Simply put, gaslighting is when someone manipulates you into questioning what you believe, think, or know.

The problem is- it’s sneaky. It can be hard to tell when it’s happening. Even the smartest people fall prey to the manipulation.

Let’s talk about some of the ways one may gaslight you.  What are the red flags?

  1. They use blame. For example, if they are called out on their behavior for saying something extremely hurtful, they may say something like, “Well, I only behaved that way because you put me in that situation. I would have never sad that of you hadn’t backed me into a corner.”

In this situation, you start to wonder if that’s true. Did they only behave that way because you provoked them? The short answer is NO.  People are provoked all day long and don’t become verbally abusive. This is likely a dysfunctional or toxic person.

  1. They use denial. This happens a lot with the people I work with who are dealing with addiction in their family. Maybe you find a beer can in the trash. They may say something like, “There was no beer can.” Now, this sounds ridiculous because you might even be holding the can in your hand and they still blatantly lie. Or they may say, “Well, that’s not mine! That must be yours.”

You know darn well, it’s their beer can. But you start to wonder who else may have put it there because they can be so convincing.

 

  1. They use guilt and projection. Let’s say you catch them in some form of cheating. They may say, “Wow! I can’t believe you think that about me! I was only that woman’s house because she is an old friend who needed some work done. Her husband was there too. I can’t believe you’re accusing me of something like this. We talked about you the whole time! Are you sure you’re not the one who’s cheating? You wouldn’t be thinking thoughts like this about me unless you were doing it yourself. If you keep telling me I’m cheating, you’re going to make me cheat. I might as well do the crime if I’m already doing the time.”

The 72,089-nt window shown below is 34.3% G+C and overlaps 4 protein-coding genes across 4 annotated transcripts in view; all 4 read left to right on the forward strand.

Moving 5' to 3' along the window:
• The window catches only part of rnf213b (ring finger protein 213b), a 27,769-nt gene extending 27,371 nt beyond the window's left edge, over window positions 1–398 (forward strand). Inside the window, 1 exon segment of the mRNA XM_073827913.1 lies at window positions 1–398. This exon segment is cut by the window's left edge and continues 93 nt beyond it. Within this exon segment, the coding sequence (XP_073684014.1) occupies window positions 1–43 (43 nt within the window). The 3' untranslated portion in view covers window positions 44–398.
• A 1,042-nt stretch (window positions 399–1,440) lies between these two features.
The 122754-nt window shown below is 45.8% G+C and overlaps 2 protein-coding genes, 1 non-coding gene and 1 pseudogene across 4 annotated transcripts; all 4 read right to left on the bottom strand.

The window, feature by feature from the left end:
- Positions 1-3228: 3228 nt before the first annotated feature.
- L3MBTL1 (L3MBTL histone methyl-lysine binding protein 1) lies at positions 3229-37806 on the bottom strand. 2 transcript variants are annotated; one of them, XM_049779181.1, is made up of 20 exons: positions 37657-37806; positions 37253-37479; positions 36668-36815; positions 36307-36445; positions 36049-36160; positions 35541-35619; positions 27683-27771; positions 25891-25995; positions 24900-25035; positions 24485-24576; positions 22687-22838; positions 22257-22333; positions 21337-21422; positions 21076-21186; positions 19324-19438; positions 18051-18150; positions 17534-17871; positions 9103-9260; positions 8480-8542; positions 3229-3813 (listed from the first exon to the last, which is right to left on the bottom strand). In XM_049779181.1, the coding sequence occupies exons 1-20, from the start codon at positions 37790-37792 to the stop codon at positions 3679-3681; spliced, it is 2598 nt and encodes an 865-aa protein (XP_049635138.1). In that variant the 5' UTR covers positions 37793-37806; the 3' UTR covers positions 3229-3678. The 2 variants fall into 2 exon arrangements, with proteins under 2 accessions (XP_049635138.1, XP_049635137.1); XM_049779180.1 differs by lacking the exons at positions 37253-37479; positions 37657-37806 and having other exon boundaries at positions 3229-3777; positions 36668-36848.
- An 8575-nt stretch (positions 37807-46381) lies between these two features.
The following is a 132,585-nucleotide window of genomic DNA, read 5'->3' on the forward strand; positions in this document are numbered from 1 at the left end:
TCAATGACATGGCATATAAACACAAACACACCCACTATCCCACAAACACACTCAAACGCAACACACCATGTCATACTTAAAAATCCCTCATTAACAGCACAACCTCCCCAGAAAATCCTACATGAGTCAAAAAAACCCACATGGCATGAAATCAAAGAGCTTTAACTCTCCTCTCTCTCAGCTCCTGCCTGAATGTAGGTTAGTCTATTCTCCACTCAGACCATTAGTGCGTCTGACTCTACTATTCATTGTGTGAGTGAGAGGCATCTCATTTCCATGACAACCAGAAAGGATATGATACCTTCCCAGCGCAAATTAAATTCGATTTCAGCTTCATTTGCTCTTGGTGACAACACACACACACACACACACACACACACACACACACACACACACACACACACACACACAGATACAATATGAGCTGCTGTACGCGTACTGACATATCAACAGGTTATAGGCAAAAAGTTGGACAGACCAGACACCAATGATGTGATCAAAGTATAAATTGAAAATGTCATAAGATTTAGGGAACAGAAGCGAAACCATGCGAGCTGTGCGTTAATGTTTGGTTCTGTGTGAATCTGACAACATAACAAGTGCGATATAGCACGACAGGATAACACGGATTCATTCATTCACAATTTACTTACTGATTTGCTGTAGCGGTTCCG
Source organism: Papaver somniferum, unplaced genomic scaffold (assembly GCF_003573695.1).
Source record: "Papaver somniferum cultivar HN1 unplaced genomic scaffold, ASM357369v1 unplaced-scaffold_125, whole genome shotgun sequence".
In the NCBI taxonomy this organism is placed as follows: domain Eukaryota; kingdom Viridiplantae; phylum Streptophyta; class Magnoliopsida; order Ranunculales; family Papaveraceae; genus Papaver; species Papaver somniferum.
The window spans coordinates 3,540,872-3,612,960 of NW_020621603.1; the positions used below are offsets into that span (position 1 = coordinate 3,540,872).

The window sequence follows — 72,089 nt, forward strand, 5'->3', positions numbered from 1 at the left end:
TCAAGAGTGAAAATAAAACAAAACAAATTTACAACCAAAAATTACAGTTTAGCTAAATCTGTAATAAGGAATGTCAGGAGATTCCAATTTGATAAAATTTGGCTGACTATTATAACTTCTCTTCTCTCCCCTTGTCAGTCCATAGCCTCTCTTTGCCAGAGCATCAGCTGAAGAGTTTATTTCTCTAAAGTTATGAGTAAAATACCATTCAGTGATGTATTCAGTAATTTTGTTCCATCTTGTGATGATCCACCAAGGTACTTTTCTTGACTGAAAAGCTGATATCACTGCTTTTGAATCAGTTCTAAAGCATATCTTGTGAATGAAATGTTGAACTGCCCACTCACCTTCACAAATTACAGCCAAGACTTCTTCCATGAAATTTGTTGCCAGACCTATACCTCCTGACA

Suddenly, you find yourself sucked into the craziness and start to defend yourself. You have been completely derailed.

Or if it’s an addict or alcoholic and you confront them for relapsing, they may say something like. “If you keep accusing me of using, you’re going to make me use. If I do relapse, it will be your fault.”

Now, of course that’s just not true. If you want to know more about this, head over to and explore our most commonly asked questions.

  1. They use flattery. They are acting totally out of line, and everyone else is pointing out their bad behavior, they will say, “Thank God you see me clearly. Other people don’t get me. Only you understand the real me. They only see the bad. Thank God you see the good in me. I’d be nowhere without you. You’re the only one who believes in the good in me. You’re the only one who loves me.”
  2. They’ll enroll others to convince you you’re crazy. They will use triangulation, going to those you love and attempting to pit you against each other. They may make things up about you.

What’s the next step if you see yourself here? It’s to reach out and get some clarity and have a discussion with a qualified therapist or coach. I am happy to help you if you’re ready to start getting some wise, sound council.

You may need someone who has an objective viewpoint.

I now you love this person. Part of you wants to believe the lies. You want the relationship to work. You may be avoiding breaking up or confrontation. But you’re not avoiding pain by continuing to lose your ability to see clearly.

I want to encourage to take the next steps and reach out to explore codependency coaching.

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